New York Review of Books, August 16, 1990, Robert Towers, review of The Music Room, pp. 45-46.
New York Times, April 23, 1990, Christopher Lehmann-Haupt, review of The Music Room, p. C14; July 12, 1990, D.J.R. Bruckner, "Characters Are Freed by Author, Freeing Himself," p. C17; May 12, 1994, Christopher Lehmann-Haupt, review of School for the Blind, p. C20; February 27, 2001, Michiko Kakutani, "A Man Is Killed, and His Family Dies a Little with Him," p. E8.
New York Times Book Review, May 6, 1990, Josephine Humphreys, review of The Music Room, p. 11; May 22, 1994, Sven Birkets, review of School for the Blind, pp. 12-13; June 5, 1994, review of School for the Blind, p. 28; December 4, 1994, review of School for the Blind, p. 72; March 4, 2001, Allegra Goodman, "Left Behind: Dennis McFarland's Novel Begins with the Murder of a Husband and Father," p. 8; March 3, 2002, Scott Veale, review of Singing Boy, p. 20; September 16, 2007, Richard B. Woodward, "Coastal Disturbances," review of Letter from Point Clear, p. 22.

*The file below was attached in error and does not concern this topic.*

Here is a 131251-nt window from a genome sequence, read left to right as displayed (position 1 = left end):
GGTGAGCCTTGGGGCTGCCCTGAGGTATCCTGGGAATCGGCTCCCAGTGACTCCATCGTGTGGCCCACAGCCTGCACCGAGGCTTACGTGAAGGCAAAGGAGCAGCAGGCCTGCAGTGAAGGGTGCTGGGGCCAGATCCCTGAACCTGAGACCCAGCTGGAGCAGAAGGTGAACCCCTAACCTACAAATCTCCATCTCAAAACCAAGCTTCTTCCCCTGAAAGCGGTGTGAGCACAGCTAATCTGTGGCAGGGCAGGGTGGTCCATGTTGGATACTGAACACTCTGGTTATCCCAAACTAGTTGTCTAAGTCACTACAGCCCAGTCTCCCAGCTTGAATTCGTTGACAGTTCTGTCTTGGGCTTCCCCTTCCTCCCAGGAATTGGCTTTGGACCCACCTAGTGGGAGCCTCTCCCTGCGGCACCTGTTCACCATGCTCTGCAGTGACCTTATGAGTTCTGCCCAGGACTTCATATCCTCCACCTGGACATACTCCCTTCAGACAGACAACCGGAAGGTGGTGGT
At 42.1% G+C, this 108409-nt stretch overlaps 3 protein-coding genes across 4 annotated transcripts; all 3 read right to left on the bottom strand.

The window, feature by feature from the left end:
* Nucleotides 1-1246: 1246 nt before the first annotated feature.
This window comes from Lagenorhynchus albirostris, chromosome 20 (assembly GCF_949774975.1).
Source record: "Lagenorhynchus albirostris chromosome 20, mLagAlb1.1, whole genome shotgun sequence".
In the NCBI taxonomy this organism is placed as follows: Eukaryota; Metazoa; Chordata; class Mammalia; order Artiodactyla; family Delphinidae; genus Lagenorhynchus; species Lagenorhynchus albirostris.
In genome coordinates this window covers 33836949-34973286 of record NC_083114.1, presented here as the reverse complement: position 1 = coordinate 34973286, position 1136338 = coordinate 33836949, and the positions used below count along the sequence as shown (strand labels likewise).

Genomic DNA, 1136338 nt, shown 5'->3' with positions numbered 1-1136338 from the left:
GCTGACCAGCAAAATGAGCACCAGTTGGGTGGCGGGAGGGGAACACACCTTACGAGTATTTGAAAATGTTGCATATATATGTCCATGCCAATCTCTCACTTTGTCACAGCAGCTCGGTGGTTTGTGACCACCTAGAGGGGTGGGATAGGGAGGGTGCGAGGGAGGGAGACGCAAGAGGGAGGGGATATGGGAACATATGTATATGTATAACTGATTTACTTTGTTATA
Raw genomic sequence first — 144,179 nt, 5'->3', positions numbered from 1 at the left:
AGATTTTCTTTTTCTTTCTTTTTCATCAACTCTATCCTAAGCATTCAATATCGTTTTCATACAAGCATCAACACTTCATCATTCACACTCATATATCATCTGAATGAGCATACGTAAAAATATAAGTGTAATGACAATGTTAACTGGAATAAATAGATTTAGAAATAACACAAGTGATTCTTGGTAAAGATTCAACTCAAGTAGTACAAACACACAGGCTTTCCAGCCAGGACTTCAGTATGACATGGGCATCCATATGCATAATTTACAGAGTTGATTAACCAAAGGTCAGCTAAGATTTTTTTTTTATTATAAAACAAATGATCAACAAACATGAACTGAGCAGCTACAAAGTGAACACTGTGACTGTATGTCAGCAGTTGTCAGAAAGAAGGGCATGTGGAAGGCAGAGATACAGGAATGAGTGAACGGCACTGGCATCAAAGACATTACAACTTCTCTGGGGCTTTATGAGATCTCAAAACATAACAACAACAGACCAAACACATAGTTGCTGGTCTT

O, the Oprah Magazine, May, 2004, Francine Prose, "Learning Curves: A Shimmering Novel Set in 1959 Virginia Examines Family—and Racial—fracture," p. 196; August, 2007, "She's Marrying a What? Two Bright, Urbane Siblings Rush to save Their Sister from a Fundamentalist Fate," p. 152.
Publishers Weekly, February 16, 1990, review of The Music Room, p. 67; March 14, 1994, review of School for the Blind, p. 61; February 23, 2004, review of Prince Edward, p. 46; April 23, 2007, review of Letter from Point Clear, p. 26.
Rapport, Number 3, 1994, review of School for the Blind, p. 28.
School Library Journal, July, 2004, Starr E. Smith, review of Prince Edward, p. 131.
Times Literary Supplement, August 31, 1990, Stephen Amidon, review of The Music Room, p. 916; August 26, 1994, review of School for the Blind, p. 21.
Tribune Books (Chicago, IL), May 13, 1990, review of The Music Room, p. 6; June 5, 1994, Shelby Hearon, review of School for the Blind, p. 7.
USA Today, August 2, 2007, "‘Point Clear’ Mines Murky Depths of the Soul," p. 4.
Wall Street Journal, May 18, 1994, review of School for the Blind, p. A12; March 20, 1997, Merle Rubin, review of A Face at the Window, p. A12.
Washington Post, July 31, 1990, Raj Kamal Jha, "The Literary Detective, on the Trail of Memory," p. D1.
Washington Post Book World, June 19, 1994, review of School for the Blind, p. 5; August 15, 2004, "Unspeakable Acts," p. 12; August 26, 2007, "Paradise Lost," p. 6.